SOCCER: Richard Dunne is finally back in training with Aston Villa after three operations to overcome a troublesome groin injury, two of them in America. He might be back in the U.S. soon as well with the likes of the LA Galaxy and the New York Red Bulls linked with his services in recent weeks. Like the other older players at Villa, Dunne seems to have little future under manager Paul Lambert. So maybe MLS will appeal to him.
SOCCER: Robbie Keane is back in English football, but only as an observer. The LA Galaxy striker is to train for the next two weeks with his old club Spurs before he returns to America in time for the new MLS season. Keane insists he won’t be signing on as a player for Spurs, not even in an emergency. This time I think we have to believe him despite a successful loan spell with Aston Villa last season.
GAA: Congratulations to Clare fan Marty Morrissey on his appointment as RTE’s new Gaelic games correspondent. What I didn’t know until he got the job this week is that Marty lived in New York for the first 11 years of his life or so. Now you know that as well.
RACING: Champion jockey Tony McCoy wrote a fascinating account of his own life a couple of years ago. Now he’s to team up with publishers Orion again to write a racing thriller. If it’s half as good as his autobiography it will be well worth a read.
SOCCER: Gordon Strachan, named as the new Scotland manager on Tuesday, bears a passing resemblance to Davy Carton, lead singer with Galway’s finest band the Sawdoctors. I wonder has the former Celtic manager ever been on the N17?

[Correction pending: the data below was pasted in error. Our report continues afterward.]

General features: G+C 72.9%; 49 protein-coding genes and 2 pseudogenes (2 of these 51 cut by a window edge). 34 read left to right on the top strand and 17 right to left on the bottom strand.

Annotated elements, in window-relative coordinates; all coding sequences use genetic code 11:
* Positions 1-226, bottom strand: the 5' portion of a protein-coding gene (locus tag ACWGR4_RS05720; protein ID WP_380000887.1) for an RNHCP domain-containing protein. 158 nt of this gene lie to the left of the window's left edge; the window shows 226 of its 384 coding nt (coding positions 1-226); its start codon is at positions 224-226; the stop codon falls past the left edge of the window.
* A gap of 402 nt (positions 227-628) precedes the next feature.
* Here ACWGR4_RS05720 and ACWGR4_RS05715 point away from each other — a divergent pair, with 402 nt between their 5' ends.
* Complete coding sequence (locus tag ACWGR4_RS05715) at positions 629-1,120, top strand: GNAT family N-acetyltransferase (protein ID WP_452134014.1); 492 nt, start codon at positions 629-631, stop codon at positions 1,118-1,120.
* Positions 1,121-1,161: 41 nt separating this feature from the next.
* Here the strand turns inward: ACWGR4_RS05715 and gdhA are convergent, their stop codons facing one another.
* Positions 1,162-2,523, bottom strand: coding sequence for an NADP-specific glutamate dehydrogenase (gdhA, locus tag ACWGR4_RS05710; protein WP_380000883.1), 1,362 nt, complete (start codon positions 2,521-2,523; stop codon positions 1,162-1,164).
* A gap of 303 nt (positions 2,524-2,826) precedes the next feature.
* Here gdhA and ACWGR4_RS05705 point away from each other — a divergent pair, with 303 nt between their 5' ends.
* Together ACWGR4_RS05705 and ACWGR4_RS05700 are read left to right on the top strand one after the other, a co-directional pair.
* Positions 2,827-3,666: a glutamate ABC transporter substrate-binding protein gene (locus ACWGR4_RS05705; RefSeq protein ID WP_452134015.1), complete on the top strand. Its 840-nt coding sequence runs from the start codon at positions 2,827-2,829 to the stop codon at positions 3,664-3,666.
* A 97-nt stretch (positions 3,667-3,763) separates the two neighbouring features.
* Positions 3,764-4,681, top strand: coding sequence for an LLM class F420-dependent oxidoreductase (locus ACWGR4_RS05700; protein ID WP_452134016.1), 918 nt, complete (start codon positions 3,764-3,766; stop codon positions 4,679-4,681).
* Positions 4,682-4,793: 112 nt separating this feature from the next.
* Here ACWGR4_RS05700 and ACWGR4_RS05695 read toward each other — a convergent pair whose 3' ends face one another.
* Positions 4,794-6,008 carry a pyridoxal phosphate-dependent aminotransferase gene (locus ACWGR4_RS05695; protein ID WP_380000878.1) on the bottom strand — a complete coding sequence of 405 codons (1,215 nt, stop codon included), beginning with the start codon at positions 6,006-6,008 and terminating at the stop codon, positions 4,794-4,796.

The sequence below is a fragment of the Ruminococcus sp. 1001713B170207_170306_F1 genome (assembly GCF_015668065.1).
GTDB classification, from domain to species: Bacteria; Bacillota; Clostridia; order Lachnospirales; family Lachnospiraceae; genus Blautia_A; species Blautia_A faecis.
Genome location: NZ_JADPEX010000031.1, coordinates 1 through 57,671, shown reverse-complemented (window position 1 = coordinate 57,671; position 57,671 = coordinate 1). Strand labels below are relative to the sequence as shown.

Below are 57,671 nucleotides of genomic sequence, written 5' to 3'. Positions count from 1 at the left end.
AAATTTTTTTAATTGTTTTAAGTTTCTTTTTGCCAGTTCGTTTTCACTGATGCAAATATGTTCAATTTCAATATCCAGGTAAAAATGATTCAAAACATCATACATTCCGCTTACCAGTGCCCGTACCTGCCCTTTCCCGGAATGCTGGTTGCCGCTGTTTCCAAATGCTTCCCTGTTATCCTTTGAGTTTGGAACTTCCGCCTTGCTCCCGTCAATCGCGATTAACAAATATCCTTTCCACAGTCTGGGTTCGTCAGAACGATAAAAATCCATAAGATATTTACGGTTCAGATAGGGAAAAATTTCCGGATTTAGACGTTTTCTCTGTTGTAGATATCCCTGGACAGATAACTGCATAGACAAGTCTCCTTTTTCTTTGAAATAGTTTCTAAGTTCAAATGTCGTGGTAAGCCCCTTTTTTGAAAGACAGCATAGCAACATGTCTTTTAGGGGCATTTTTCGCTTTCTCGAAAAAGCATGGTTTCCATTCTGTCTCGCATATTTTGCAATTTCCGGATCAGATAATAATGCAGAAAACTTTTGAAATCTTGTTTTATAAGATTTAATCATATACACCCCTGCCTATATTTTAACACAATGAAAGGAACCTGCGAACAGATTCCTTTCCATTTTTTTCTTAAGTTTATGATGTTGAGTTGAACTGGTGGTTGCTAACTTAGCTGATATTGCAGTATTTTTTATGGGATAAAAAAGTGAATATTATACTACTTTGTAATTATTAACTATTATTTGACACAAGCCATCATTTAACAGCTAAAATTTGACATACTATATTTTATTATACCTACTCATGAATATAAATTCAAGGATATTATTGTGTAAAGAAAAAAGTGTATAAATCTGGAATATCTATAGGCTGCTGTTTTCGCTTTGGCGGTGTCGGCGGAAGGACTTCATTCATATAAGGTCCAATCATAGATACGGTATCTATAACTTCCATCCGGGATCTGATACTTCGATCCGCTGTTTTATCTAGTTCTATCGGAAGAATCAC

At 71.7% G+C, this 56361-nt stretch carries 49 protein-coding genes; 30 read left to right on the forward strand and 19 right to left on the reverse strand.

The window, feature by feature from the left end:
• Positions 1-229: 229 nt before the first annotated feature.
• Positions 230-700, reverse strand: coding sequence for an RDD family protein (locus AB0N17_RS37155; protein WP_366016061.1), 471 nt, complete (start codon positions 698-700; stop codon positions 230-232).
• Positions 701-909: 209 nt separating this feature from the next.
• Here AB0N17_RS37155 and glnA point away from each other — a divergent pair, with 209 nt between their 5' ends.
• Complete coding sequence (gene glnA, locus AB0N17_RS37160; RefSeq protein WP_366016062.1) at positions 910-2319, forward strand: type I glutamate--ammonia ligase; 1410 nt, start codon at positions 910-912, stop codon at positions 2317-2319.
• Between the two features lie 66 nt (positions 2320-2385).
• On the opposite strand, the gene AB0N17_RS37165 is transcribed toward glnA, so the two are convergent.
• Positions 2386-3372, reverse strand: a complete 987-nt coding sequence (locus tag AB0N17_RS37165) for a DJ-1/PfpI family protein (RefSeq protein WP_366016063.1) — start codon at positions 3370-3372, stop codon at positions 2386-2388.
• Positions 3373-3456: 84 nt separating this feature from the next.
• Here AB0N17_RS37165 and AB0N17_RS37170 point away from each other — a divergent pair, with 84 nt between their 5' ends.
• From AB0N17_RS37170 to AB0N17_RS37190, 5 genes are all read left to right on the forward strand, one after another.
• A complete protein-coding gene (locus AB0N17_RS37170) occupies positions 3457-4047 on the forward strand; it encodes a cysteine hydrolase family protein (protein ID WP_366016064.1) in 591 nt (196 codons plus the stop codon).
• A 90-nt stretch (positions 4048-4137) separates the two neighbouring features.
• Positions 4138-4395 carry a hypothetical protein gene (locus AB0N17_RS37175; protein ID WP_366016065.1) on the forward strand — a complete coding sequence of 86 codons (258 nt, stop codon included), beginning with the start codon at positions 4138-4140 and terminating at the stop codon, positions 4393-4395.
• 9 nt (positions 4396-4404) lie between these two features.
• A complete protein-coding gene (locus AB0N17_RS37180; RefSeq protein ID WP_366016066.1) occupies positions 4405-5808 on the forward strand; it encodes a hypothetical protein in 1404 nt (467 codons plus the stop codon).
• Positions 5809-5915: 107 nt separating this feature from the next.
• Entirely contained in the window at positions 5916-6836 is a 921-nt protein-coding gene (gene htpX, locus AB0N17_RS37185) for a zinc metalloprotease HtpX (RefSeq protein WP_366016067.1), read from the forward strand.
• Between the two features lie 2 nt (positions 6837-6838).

RUGBY: Ronan O’Gara could miss the Six Nations after he was cited for kicking out at an opponent in the win over Edinburgh on Saturday. That must be the first time his book got him in trouble!
SOCCER: Shay Given wants to play for Ireland again. Eamon Dunphy thinks it would be a mistake. All the more reason for Trap to pick Shay ASAP!
HERO OF THE WEEK
PAUL McGinley is the first Irishman to captain a Ryder Cup team and the wait for Irish golf will be worth it when the bi-annual tournament heads to Scotland in the summer of 2014. A noted GAA player as a kid, McGinley is also a Celtic and West Ham nut and a great leader. If he’s good enough for world number one Rory McIlroy, who backed him very publicly, then McGinley will be good enough for Europe.
IDIOTS OF THE WEEK
I DON’T blame Steve Collins or Roy Jones, Jr. for agreeing to their old man’s fight in Europe three months from now. They will make serious dollars if the bout goes ahead, but how on earth can the boxing authorities even contemplate allowing a 48-year-old like Collins back into the ring? I know money talks louder in boxing than any other sport, but this is ridiculous!